But I'm not part of the gangI work from central New Jersey, and continue to live the life of a college professorso I never bought into the shared assumptions. Moreover, I couldn't be bullied in the usual ways. The stock in trade of most journalists is inside informationleaks from highly placed sources, up-close-and-personal interviews with the powerful. This leaves them vulnerable: they can be seduced with offers of special access, threatened with the career-destroying prospect that they will be frozen out. But I rely almost entirely on numbers and analyses that are in the public domain; I don't need to be in the good graces of top officials, so I also have no need to display the deference that characterizes many journalists.
Whatever the reason, I have spent much of the last three years providing a picture of the world that differs greatly from the vision of most other mainstream pundits. (Web-based commentators have done yeoman dutybut they don't land on a million doorsteps twice a week.) One of the columns in this book is titled "An Alternate Reality"; that about captures it. At a time when most pundits were celebrating the bold vision, skill, and moral clarity of our leaders, I saw confusion, ineffectuality, and dishonesty. It wasn't a popular point of view, especially in the early months after September 11. But have I been right? Read the book and decide for yourself.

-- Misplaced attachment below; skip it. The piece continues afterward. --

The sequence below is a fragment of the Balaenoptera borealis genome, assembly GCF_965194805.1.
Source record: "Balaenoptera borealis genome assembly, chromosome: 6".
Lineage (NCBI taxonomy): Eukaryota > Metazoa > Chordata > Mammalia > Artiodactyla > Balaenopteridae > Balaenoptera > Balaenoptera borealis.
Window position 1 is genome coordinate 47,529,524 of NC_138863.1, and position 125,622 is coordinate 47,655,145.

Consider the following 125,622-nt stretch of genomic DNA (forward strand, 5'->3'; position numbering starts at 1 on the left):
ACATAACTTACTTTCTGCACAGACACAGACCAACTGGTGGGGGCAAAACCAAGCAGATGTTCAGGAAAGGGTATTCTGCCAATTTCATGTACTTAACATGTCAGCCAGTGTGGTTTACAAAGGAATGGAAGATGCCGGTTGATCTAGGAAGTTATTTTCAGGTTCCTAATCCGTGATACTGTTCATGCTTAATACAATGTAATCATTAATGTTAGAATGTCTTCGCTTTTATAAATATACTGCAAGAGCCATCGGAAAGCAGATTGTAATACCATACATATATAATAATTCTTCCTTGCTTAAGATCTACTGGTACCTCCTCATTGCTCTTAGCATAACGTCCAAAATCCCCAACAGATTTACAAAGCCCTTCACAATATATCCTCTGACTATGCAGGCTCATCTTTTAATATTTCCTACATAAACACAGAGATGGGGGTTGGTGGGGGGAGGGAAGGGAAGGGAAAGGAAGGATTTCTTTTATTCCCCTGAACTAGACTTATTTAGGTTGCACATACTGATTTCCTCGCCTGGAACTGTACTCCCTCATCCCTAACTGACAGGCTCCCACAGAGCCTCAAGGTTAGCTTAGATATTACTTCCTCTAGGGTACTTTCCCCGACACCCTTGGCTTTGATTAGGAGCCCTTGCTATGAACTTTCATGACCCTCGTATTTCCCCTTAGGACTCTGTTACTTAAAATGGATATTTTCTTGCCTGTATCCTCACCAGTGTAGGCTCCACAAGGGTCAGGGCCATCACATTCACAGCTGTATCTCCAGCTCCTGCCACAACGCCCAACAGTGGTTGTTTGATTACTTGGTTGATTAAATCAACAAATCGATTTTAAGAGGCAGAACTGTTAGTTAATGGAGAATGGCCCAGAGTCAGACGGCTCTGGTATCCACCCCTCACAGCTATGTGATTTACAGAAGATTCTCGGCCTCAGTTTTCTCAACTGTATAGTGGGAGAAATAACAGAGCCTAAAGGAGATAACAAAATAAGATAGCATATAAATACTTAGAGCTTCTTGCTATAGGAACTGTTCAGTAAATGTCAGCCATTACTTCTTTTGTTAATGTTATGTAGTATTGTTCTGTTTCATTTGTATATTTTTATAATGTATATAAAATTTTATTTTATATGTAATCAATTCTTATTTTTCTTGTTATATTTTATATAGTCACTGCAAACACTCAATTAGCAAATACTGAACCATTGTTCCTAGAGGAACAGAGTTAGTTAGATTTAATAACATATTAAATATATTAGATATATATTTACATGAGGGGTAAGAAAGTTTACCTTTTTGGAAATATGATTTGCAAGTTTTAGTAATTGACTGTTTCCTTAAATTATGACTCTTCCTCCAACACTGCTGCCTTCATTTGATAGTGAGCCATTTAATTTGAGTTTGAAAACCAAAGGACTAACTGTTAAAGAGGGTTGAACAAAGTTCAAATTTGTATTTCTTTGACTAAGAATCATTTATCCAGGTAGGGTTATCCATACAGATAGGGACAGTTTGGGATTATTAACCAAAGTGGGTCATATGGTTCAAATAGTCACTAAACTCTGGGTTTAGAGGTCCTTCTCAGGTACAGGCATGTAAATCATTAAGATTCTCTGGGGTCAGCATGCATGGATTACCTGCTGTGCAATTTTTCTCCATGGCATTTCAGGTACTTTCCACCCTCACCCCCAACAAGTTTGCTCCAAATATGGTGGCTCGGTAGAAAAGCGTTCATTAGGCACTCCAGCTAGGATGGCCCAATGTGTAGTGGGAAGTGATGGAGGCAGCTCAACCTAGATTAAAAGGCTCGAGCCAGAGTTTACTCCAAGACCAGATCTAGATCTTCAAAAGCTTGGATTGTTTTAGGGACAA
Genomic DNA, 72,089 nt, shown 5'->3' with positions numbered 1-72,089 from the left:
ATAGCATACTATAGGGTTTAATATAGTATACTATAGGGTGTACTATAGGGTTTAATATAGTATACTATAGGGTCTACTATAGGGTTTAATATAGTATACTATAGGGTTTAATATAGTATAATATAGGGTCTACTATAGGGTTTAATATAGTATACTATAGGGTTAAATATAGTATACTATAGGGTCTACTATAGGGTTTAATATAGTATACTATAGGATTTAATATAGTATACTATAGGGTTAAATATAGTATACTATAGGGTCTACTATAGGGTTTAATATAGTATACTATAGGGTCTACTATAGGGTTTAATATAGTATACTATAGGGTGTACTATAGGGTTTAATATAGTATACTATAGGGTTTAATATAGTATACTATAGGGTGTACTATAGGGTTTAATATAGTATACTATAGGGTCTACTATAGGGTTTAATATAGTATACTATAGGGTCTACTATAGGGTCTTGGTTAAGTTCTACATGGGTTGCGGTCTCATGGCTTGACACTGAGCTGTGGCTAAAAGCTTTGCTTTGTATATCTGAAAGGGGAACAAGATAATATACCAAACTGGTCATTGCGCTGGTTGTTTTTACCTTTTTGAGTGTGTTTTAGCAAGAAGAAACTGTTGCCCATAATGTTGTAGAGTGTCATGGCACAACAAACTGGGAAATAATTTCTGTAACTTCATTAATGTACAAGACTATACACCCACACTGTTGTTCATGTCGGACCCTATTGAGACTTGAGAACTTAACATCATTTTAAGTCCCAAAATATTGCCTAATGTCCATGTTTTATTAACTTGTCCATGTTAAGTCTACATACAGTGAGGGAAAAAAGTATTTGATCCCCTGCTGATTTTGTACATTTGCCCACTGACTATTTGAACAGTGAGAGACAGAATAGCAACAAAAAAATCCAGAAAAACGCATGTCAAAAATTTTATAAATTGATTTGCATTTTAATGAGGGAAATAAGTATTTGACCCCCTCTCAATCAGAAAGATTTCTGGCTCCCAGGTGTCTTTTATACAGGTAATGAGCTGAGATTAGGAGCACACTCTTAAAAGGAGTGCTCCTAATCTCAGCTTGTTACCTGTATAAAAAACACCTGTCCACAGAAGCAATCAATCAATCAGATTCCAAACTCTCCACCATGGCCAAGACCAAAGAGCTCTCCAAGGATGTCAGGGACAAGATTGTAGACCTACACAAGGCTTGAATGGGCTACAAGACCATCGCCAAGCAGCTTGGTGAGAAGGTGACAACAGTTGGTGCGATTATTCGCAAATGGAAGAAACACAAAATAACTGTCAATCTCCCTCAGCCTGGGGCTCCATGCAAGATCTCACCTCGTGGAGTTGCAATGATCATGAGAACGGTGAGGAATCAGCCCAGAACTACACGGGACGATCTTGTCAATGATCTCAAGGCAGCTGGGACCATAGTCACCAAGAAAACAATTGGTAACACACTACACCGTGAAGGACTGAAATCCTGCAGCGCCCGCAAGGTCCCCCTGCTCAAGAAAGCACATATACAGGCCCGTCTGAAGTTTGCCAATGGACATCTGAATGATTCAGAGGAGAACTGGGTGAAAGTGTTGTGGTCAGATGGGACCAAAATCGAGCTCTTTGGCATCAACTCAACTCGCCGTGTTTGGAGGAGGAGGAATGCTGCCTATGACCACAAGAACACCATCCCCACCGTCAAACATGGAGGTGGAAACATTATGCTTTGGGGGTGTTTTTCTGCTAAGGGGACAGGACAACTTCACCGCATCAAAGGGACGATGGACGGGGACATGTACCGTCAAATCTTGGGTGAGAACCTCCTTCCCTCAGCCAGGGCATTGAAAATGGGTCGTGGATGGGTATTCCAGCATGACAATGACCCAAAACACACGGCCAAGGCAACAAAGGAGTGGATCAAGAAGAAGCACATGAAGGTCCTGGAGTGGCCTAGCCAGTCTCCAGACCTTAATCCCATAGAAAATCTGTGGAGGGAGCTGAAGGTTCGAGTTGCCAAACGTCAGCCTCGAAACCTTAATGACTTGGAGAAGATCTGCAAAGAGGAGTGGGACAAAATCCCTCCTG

From The Great Unraveling: Losing Our Way in the New Century by Paul Krugman. Copyright Paul Krugman. All rights reserved. No part of this book may be reproduced without written permission from the publisher.
Blood at the Root
"A gripping, timely, and important examination of American racism."
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